(4) There are a couple of key takeaways from ConstructConnect’s latest report on starts statistics.  June’s volume of non-residential groundbreakings was +4.2% versus May, which was almost exactly in line with the usual degree of improvement (+4.5%) at the beginning of summer. Seasonality makes a positive contribution to the monthly performance of starts from March through July. In August through February, on account of colder weather, it carries the statistics in the other direction, i.e., downwards. May’s +9.5% had also been close to a traditional +8.0%

(5) Also encouraging has been the year-to-date performance of starts in 2016, +11.2% compared with January to June of 2015. All three major type-of-structure categories have registered advances. Institutional work (+22.5%) has been in the forefront, with commercial (+15.4%) giving chase and heavy engineering (a.k.a., civil) not as buoyant, but striving to catch up (+6.5%). The previously rising slopes of the trend lines for some commercial- and engineering-related type-of-structure sub-categories, including retail work and roads, have moderated of late.

(6) In Canada, the drop in value of the Canadian dollar relative to the greenback is supposed to be inspiring a wave of prosperity among the nation’s manufacturing firms. There have been some notable successes. For example, employment in Canadian motor vehicle manufacturing is +10.2% year over year and in auto parts manufacturing, +2.9%. But jobs in aerospace and related parts manufacturing are -6.6% and in ship and boat building, -2.2%. As for the total number of manufacturing jobs in Canada, in June it was -1.8% y/y. That’s no cause for popping a champagne cork. The comparable U.S. figure was also down, but not to the same degree, -0.2%.

(7) U.S. existing home sales in the latest month, May, were at their highest level in almost a decade, dating back to February 2007, according to the National Association of Realtors (NAR). At 5.53 million units annualized for the total of singles, townhouses, condos and co-ops, they were +4.5% compared with the same month of last year. Builders of new homes can take away a loud and clear message of heightened demand. In Canada, new home starts in June, at 218,000 units annualized, shot up to their best level since September of last year (233,000 units). Record low mortgage rates are spurring demand and effervescent price increases are acting as an incentive to construct additional supply. Vancouver, where the average year-over-year increase in price of a resale home, according to the Canadian Real Estate Association (CREA) is +17%, has seen a 59% rise in multi-family starts so far in 2016. Toronto (-2%), though, has been flat.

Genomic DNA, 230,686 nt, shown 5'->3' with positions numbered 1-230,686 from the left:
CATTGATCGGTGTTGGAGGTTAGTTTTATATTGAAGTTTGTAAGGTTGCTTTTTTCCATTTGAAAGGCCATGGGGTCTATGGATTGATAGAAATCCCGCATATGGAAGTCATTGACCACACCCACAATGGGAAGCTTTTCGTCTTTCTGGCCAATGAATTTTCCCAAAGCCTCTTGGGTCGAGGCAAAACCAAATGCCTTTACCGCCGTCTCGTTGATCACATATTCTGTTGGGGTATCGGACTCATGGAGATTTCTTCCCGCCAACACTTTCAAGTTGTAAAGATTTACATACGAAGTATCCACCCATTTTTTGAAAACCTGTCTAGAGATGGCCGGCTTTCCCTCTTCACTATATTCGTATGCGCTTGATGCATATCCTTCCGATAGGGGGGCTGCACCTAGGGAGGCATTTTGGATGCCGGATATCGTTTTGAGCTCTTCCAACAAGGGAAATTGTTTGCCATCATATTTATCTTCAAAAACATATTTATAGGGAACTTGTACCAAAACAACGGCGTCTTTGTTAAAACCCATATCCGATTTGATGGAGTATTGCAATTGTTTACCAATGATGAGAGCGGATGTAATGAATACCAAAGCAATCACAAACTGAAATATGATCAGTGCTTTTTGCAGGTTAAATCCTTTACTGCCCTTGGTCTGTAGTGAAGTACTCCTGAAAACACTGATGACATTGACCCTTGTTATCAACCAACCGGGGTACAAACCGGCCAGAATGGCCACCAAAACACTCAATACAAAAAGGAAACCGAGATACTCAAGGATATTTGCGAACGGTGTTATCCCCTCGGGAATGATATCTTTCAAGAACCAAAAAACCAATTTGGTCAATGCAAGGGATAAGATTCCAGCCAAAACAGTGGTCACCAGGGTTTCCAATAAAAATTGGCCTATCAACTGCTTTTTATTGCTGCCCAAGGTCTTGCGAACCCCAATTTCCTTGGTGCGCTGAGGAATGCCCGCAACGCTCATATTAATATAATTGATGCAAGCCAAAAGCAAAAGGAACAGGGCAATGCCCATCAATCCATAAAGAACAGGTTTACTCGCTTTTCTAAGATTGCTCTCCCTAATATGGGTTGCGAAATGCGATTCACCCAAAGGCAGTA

(8) The U.S. Conference Boards’ Consumer Confidence Index leapt significantly upward in June to 98.0 from 92.4 in May. The index is grounded in the reasonably decent year of 1985 being set equal to 100.0. A reading above 90.0 is indicative of an economy that is chugging along with good prospects. The Purchasing Managers’ Index (PMI) of the Institute for Supply Management (ISM) improved to 53.2% in June from 51.3% in May. A measure above 43.2% corresponds with an overall economy that is expanding, but manufacturers won’t be swept along in the faster current until the PMI climbs to 50.0% and higher. The average monthly PMI value of 50.8% through 2016’s first half has traditionally gone in tandem with a real GDP annualized change of +2.4%. June’s standalone PMI reading of 53.2% ties to a real GDP gain, annualized, of +3.2%.